Statements and Interviews
Interviews, statements and interrogation methods are often glamorously portrayed in today’s media. The popularity of crime dramas and mysteries on television make getting that crucial bit of information a cornerstone to solving the entire case; it is often a tense confrontation that brings the witness to high anxiety levels before they blurt out the truth, and the entire circumstance is resolved before the credits run.
In reality, that’s not quite how it goes.
A statement is taken from the person directly involved in the incident. An interrogation is conducted in pursuit of a criminal case, and often follows a pattern of development for law enforcement to draw out the information from someone reluctant to talk. An interview is more related to a conversation, and may involve witnesses, co-workers, or people only peripherally involved with the subject of the case. There are no pressure tactics, no judgments and no implications. Interviews carry a different social dynamic than interrogations. Interviews are not one-way conversations.
For situations involving fraud, civil cases, accident investigations, workplace injuries and the like, interviews can help to provide a vital piece of the puzzle. Interviews provide information. This information can be the “smoking gun” that you see in TV shows, but more often than not, it leads to other people or events that assist in fleshing out the details. Interviews almost always provide some sort of data that may be used in answering, “What happened?”
In order to conduct an effective interview, the investigator must have an understanding of the case, of the client’s needs, and an understanding of the interviewee. If the investigator is kept in the dark about the case, his or her questions will not be effective, and valuable information pertinent to the case could be overlooked. Understanding the client’s needs is also necessary to maintain the focus of an interview. Understanding the interviewee is important on many levels; the most obvious is that of speaking the same language, both verbal and nonverbal. Spoken language is but a tiny portion of interviews; studies have shown that only 7% of our language is oral. 38% of meaning is conveyed through tone of voice, and 55% is conveyed through body language. An enormous amount of information is expressed through nonverbal means. If the investigator is able to recognize these cues, he or she is able to more effectively communicate with the person they are interviewing.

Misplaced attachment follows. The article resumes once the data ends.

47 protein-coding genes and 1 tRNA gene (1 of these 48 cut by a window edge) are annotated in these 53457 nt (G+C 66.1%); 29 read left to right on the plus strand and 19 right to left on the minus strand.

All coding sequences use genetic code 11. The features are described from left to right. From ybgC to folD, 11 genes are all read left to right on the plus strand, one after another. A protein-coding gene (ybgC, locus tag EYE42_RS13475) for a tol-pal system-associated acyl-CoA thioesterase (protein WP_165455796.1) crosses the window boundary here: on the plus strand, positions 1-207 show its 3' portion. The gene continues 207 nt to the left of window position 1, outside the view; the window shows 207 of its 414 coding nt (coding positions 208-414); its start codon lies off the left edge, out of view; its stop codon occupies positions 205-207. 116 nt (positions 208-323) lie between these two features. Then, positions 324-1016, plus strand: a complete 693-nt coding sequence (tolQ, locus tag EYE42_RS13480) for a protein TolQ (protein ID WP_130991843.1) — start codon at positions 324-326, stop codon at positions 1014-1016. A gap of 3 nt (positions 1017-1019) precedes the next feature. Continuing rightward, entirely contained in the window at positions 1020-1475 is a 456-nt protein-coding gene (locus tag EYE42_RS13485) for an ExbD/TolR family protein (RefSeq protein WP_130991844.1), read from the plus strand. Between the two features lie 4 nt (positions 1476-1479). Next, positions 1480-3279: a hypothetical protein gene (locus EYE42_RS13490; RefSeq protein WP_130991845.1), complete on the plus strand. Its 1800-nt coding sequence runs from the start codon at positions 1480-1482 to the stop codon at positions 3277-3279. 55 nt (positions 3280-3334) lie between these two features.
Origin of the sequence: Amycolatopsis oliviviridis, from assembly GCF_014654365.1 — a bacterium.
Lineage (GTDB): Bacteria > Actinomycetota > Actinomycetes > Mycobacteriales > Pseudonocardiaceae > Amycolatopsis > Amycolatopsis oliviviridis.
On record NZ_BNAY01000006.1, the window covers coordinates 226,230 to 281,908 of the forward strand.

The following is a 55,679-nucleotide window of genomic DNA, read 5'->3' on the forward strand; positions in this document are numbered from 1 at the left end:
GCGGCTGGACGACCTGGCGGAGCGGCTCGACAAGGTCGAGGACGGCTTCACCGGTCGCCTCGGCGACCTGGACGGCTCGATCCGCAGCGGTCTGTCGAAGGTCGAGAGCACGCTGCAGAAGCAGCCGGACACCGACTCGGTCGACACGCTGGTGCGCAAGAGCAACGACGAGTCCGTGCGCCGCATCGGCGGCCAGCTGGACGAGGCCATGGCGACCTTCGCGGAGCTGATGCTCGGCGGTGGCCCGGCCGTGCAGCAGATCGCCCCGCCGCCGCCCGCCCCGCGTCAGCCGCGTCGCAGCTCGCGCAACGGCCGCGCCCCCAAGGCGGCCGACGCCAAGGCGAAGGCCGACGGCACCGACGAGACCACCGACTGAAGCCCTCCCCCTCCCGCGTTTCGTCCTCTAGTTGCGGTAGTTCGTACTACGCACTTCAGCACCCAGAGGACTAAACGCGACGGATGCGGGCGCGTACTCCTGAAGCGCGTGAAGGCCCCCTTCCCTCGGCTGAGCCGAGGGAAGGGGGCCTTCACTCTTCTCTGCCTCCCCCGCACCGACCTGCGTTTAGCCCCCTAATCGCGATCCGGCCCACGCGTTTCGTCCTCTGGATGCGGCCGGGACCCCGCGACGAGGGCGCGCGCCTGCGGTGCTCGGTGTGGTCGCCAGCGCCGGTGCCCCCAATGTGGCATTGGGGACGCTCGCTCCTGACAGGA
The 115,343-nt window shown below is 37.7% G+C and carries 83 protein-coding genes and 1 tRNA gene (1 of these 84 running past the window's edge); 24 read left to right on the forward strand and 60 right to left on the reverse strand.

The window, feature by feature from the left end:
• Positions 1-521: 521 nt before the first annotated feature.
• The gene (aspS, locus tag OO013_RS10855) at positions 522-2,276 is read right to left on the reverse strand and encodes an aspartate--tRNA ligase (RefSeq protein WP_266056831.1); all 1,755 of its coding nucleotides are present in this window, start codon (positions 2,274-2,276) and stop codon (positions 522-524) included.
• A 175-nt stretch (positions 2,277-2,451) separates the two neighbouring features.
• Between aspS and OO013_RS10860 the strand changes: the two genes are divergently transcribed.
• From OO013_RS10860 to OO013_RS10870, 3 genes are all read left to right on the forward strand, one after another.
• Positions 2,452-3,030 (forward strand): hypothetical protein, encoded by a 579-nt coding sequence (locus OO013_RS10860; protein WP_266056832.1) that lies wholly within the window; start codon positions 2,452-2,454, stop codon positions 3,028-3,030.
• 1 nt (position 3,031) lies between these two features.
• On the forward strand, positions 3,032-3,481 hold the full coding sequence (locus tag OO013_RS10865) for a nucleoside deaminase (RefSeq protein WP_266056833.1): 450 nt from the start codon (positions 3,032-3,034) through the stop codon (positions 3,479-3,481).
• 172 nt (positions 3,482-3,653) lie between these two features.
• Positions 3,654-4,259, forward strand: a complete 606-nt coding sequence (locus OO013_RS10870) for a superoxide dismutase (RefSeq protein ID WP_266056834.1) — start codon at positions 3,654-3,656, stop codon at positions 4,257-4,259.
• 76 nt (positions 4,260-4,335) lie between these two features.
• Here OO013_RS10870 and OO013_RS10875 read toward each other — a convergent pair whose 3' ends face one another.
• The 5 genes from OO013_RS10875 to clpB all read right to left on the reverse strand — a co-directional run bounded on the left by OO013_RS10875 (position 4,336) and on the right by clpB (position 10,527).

Finally, it is important for the investigator to know the relationship between the main subject of the case and the person they are interviewing. Psychodynamics is the study of motivations that help steer human behavior. The interview could go in many dramatically different directions if, for example, the person being interviewed was an ex-spouse, or was an employee that was fired by the subject. Understanding motivators during an interview is tremendously helpful for a case.
An effective interview can provide invaluable information for a case. Being able to conduct such an interview requires a skillset that is not immediately recognizable, but can help to fit that last puzzle piece in place for the client.